The visually-challenged have three choices – none of which are cheap: 1) wear glasses, which are usually lost down the back of the sofa, 2) fork out on contact lenses or 3) have expensive laser eye surgery.
With over 3 million lens wearers in the UK, it’s crystal clear what most people prefer. But contact lenses can be expensive and if you have been on the same monthly scheme for years, you might be spending more than you need to.
Contact lenses cost between £22 to £35 per month, which can add up to an eye-watering amount over the years. The range in prices for lenses varies greatly, with the same brand costing much more depending on where you buy them.
So, in collaboration with the UK’s most popular online contact lens store, Vision Direct, we have put together some ways to slash the cost of lenses.
9 Ways to Save Money on Contact Lenses
1. Buy Online
Most people see contact lenses as a ‘medical thing’ and don’t realise they are a consumer purchase like anything else. You don’t have to get them from your optician – you can shop for lenses online, like you would for groceries.
Online retailers like Vision Direct have fewer overheads than high street opticians and can offer the same lenses for less. A pack of daily disposable contact lenses from the high street is significantly higher than online brands.
Remember: the same contact lenses are sold by many sellers and a bit of research online could cut the yearly cost by £100s. For example, a box of 1 Day Acuvue Moist by Johnson and Johnson costs just £15.99 for 30 pairs at Vision Direct.
2. Get Your Prescription
Your optician does not own your prescription, even if they did your eye test. You have a right to a copy (which must be up-to-date) which you can then use to shop online for cheaper lenses.
3. Bulk Buy
Another brilliant way to save money on contact lenses is to buy in bulk. Bulk-buying contact lenses can make a huge difference in the cost of lenses. You’ll get bigger discounts if you pay for a 12-month supply in one go.
4. Monthly Schemes Might Not Be Cheaper
If you have a monthly direct debit scheme with a high street optician you often get the lenses, solutions and aftercare appointments thrown in. Sounds good on the surface, but look a little closer and you’ll realise all is not as it seems.
Break down the costs of these extras and you can usually get a cheaper deal buying everything online and then paying for the eye test, which costs around £25, separately.
5. Save More by Going Monthly
Monthly disposables can be much cheaper than dailies, even factoring in the cost of solution needed to store them.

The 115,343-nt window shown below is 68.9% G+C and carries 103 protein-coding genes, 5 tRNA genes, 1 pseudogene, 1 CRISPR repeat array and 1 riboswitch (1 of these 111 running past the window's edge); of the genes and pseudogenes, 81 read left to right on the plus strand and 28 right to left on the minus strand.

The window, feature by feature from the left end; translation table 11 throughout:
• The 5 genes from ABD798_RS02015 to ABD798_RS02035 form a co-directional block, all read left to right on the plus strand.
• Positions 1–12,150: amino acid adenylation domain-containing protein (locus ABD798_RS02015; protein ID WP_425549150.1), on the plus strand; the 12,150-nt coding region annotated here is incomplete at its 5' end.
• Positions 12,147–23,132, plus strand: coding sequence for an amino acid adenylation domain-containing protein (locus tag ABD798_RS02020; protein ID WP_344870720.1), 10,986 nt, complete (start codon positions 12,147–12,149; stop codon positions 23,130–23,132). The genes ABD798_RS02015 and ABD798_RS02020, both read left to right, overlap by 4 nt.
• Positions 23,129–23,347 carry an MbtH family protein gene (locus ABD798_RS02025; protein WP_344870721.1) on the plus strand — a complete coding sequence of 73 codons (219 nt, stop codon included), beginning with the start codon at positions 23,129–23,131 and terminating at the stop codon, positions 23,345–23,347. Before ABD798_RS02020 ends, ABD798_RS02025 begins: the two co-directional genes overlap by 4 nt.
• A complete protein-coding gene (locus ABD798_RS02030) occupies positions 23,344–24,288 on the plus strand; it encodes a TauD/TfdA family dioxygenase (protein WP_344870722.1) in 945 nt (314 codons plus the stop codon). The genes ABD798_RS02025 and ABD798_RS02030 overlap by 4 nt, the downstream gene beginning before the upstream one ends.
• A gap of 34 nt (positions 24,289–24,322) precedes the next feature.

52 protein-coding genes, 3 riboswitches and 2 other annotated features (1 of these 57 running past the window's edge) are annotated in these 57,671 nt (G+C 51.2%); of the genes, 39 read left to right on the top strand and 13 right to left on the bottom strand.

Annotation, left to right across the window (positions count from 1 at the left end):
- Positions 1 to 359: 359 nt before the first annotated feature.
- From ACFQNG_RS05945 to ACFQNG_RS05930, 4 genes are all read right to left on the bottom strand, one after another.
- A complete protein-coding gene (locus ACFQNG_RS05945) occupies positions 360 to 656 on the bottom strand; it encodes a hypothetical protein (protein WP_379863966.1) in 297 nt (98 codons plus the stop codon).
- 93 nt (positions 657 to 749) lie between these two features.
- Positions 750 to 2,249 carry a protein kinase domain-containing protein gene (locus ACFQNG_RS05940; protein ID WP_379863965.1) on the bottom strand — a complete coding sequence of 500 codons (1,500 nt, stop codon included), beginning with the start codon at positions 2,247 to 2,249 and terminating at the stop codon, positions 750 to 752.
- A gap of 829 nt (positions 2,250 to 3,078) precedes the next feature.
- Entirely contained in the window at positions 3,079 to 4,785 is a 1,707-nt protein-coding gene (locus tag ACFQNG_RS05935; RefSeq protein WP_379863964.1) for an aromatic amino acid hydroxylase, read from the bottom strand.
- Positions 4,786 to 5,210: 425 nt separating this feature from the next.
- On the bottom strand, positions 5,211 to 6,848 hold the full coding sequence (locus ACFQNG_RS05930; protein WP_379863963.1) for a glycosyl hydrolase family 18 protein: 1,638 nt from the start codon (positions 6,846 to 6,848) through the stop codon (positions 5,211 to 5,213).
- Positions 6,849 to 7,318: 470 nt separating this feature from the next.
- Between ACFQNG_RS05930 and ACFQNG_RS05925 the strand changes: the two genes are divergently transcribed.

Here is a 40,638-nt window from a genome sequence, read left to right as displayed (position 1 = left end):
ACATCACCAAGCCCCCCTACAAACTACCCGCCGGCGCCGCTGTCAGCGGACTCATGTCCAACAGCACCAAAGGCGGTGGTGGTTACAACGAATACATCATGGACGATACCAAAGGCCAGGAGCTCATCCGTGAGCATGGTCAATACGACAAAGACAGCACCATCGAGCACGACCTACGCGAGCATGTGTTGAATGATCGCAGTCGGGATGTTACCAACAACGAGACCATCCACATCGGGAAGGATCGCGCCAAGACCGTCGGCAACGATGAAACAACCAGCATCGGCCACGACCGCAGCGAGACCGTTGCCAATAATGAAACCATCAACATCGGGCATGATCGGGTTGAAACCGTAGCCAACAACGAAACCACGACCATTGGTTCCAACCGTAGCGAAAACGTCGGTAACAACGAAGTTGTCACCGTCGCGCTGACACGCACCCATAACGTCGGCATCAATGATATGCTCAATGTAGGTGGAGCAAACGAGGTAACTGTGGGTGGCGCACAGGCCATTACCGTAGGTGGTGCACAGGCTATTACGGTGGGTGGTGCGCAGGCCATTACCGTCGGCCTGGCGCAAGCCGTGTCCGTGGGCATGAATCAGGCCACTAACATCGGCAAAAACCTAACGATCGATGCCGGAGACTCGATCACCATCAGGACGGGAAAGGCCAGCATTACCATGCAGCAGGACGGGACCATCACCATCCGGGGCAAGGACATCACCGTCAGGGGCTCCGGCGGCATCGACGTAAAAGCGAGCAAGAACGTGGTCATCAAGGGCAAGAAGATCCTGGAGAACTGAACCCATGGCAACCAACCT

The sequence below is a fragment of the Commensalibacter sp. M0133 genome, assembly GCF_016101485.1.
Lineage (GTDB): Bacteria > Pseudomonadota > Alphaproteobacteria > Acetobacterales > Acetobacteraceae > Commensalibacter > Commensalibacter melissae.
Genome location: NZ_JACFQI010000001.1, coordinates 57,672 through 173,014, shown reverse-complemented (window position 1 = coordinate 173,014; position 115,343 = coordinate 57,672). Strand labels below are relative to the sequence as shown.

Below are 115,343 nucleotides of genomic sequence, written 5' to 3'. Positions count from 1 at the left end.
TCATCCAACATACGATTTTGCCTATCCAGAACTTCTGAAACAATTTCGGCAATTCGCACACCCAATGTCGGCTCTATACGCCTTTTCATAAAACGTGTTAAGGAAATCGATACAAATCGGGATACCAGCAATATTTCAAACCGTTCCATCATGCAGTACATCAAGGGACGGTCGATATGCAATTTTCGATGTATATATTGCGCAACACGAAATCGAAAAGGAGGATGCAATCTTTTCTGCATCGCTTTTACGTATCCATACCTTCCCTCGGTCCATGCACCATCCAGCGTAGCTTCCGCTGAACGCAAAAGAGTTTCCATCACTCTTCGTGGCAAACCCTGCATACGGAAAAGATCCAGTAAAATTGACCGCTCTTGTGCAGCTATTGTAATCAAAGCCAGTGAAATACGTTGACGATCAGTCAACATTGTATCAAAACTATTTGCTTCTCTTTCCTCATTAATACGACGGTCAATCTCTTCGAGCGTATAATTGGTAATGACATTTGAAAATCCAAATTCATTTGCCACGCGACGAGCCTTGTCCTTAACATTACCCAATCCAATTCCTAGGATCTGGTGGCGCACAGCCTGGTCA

Monthly lenses start from £12.49 per month with Vision Direct. If you don’t wear your lenses every day and alternate with glasses, monthly disposables could be a cheaper option.
6. Use Discounts
Use voucher codes and search for discounts online to save on lenses. At Vision Direct, you get 10% off your first order with the code SURPRISE (plus free postage when you spend over £49).
7. Own Brand or Branded?
You wear your optician’s own-brand contact lenses. So you save, right? Maybe not. Many high street optician chains sell manufacturers lenses under their own branding e.g. Boots Premium is actually Ciba Vision All Day Comforts.
Have a look at what your high-street ‘brand’ is and compare with the actual manufacturer’s brand being sold online. Use this helpful chart to compare high-street own brands and manufacturer’s brands.
8. Check the Credentials of Your Online Seller
If you have always bought your lenses from the same high street optician, you might be sceptical about buying something you put in your eye online.
Online sellers are regulated by law and must have optical professionals working for them. Check that your online seller is legit at The General Optical Council and always go with a well-known seller such as Vision Direct.
9. Look After Your Eyes
However you buy your lenses, the best way to save money on contact lenses is to look after your eyes. It is important that you get regular check-ups and eye tests to ensure that your lenses are right for you. You will need an up-to-date prescription to buy online so keep up with your yearly checks.
We hope these myth-busting tips around the cost of lenses can help you see your contact lens deal in a new light.
Over to You
Do you buy your contact lenses online? What has been your experience? Share with us in the comments box below!
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